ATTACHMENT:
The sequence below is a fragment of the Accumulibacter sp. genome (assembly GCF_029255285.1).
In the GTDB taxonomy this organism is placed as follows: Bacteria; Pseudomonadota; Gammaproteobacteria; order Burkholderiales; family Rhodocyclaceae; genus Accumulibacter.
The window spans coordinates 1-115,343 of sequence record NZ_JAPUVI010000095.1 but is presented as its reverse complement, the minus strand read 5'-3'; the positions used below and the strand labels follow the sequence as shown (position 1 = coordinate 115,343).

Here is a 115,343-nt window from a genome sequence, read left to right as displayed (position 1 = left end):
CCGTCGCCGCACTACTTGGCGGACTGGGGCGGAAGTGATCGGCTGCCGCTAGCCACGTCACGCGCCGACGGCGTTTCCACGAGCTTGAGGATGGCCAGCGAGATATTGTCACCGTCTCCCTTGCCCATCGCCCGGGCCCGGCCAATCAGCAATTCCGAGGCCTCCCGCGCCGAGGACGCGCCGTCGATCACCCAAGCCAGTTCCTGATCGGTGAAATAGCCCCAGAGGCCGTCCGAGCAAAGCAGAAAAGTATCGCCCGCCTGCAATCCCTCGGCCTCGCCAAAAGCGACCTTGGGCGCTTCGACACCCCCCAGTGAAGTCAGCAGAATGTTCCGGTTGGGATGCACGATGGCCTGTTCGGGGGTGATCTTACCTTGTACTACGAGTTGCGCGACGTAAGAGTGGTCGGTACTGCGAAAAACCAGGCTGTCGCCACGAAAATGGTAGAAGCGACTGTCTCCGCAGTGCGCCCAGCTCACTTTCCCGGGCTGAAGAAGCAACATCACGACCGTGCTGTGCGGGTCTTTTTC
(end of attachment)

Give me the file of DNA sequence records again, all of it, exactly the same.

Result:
The sequence below is a fragment of the Accumulibacter sp. genome (assembly GCF_029255285.1).
In the GTDB taxonomy this organism is placed as follows: Bacteria; Pseudomonadota; Gammaproteobacteria; order Burkholderiales; family Rhodocyclaceae; genus Accumulibacter.
The window spans coordinates 1-115,343 of sequence record NZ_JAPUVI010000095.1 but is presented as its reverse complement, the minus strand read 5'-3'; the positions used below and the strand labels follow the sequence as shown (position 1 = coordinate 115,343).

Here is a 115,343-nt window from a genome sequence, read left to right as displayed (position 1 = left end):
CCGTCGCCGCACTACTTGGCGGACTGGGGCGGAAGTGATCGGCTGCCGCTAGCCACGTCACGCGCCGACGGCGTTTCCACGAGCTTGAGGATGGCCAGCGAGATATTGTCACCGTCTCCCTTGCCCATCGCCCGGGCCCGGCCAATCAGCAATTCCGAGGCCTCCCGCGCCGAGGACGCGCCGTCGATCACCCAAGCCAGTTCCTGATCGGTGAAATAGCCCCAGAGGCCGTCCGAGCAAAGCAGAAAAGTATCGCCCGCCTGCAATCCCTCGGCCTCGCCAAAAGCGACCTTGGGCGCTTCGACACCCCCCAGTGAAGTCAGCAGAATGTTCCGGTTGGGATGCACGATGGCCTGTTCGGGGGTGATCTTACCTTGTACTACGAGTTGCGCGACGTAAGAGTGGTCGGTACTGCGAAAAACCAGGCTGTCGCCACGAAAATGGTAGAAGCGACTGTCTCCGCAGTGCGCCCAGCTCACTTTCCCGGGCTGAAGAAGCAACATCACGACCGTGCTGTGCGGGTCTTTTTC